In Smalls v. South Carolina, the SC Supreme Court reversed a defendant’s conviction for murder based on ineffective assistance of counsel by his criminal defense lawyer at trial.

The basis for the reversal was:

  • The defendant’s attorney failed to cross-examine a state’s witness on the fact that they had dismissed the witness’ carjacking charges the morning of trial;
  • The attorney failed to object when another state’s witness testified that the defendant had committed an uncharged burglary that would not have been admissible; and
  • The attorney failed to object to false statements made by the prosecutor in opening statement.

The Supreme Court held that the mistakes that the lawyer made were: 1) ineffective assistance of counsel; and 2) they prejudiced his defense and were not “harmless error” under the circumstances.

What did the attorney do wrong?

Cross-Examining the Snitch in SC

Every SC criminal defense lawyer should know how to cross-examine a state’s witness who has pending charges.

Prosecutors will often attempt to avoid cross-examination of their witness by preparing the witness to testify that they have not been given any deals in exchange for their testimony and that they have nothing to gain – a lie that they will get away with if the defense attorney is not vigilant or does not know the rules.

What are the rules?

The general rule is that “On cross-examination, any fact may be elicited which tends to show interest, bias, or partiality of the witness.”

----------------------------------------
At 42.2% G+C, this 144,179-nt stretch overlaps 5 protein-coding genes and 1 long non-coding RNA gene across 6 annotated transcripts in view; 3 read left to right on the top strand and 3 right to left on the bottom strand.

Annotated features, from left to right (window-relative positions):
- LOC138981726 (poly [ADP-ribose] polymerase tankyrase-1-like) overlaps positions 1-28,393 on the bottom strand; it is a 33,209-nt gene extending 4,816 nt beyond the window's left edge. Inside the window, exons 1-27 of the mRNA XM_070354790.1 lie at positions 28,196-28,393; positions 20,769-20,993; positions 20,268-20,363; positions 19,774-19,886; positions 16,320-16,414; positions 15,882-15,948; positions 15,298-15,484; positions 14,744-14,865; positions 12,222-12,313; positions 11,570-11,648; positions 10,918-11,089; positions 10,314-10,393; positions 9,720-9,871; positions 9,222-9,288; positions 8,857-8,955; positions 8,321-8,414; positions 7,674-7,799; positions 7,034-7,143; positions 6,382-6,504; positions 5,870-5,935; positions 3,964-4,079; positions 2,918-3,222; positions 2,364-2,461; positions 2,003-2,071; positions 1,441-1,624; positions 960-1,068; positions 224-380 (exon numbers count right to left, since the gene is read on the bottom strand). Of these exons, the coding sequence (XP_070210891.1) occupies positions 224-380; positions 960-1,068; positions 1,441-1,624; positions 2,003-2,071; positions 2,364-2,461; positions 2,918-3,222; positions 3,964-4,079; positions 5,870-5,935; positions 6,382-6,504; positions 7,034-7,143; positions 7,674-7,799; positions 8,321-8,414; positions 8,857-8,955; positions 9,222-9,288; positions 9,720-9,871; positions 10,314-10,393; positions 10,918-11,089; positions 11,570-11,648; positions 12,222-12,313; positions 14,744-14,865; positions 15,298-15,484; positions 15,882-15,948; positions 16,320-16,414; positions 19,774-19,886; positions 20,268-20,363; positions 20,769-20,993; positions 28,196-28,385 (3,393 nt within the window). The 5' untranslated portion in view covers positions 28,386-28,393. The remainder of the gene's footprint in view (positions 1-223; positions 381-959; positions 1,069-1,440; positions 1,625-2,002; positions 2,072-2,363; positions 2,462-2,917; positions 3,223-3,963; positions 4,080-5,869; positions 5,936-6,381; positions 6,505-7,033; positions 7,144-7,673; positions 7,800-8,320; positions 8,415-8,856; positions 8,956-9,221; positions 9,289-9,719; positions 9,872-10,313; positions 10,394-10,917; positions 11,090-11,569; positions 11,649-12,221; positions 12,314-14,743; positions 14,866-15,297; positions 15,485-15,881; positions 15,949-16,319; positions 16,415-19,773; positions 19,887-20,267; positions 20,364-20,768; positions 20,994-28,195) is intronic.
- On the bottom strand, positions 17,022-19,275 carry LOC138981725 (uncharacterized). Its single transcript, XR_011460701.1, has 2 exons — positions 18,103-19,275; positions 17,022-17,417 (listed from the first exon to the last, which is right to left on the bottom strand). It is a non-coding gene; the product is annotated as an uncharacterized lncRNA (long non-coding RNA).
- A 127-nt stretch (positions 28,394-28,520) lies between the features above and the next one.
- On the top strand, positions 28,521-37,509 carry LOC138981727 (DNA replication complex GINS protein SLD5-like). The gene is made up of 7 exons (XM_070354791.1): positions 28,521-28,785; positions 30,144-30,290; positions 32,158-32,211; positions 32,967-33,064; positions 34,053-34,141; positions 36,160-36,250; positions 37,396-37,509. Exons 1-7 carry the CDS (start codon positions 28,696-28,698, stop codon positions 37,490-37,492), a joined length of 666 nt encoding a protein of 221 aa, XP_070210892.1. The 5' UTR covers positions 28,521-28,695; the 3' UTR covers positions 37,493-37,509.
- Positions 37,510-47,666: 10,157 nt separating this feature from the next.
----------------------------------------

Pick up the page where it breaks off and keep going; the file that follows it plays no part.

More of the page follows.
In a series of appellate opinions, the U.S. Supreme Court and the S.C. Supreme Court have confirmed that any pending charges, dismissed charges, or any other benefit that a witness could get from their testimony is cross-examination material. For example:

  • The potential sentence that a cooperating witness faces, even if it is the same as the defendant’s potential sentence which would not otherwise be admissible. State v. Pradubsri and State v. Mizzell, 349 S.C. 326, 563 S.E.2d 315 (2002);
  • The potential sentence a cooperating witness would have faced, although the state has now reduced their charges. State v. Brown, 303 S.C. 169, 399 S.E.2d 593, (1991);
  • Pending charges even though they are not related to the defendant’s case. State v. Elijah Smith, 315 S.C. 547, 446 S.E.2d 411 (S.C. 1994);
  • The witness’ prior plea-bargaining with the prosecutor’s office to show that the witness knows how it’s done, even though there are no current pending charges. State v. Jeffrey Jones, 343 S.C. 562, 541 S.E.2d 813 (S.C. 2001);
  • What the witness’ pending charges are – it’s not enough to just ask if there are pending charges, but the defendant’s attorney is allowed to get into the specifics of what the charges are and any potential penalties. State v. Sims, 348 S.C. 16, 558 S.E.2d 518 (S.C. 2002); and
  • Any mandatory minimum sentences the witness faces, even if it is the same as the mandatory minimum sentences that the defendant faces. State v. Gracely, 399 S.C. 363, 731 S.E.2d 880 (2012).

SC Murder Defense Lawyers in Columbia, Charleston, Myrtle Beach, and Conway

If you have been charged with murder, attempted murder, kidnapping, or any violent crime in South Carolina, your attorney will need to be prepared to do a thorough independent investigation and try your case to a jury if it is not dismissed – and they will need to be prepared to cross-examine the inevitable state’s witnesses who are trading their testimony for help on their own charges.  

Schedule a free initial consultation and case review with a Columbia criminal defense attorney at Coastal Law today by calling (843) 488-5000 or filling out our online form.

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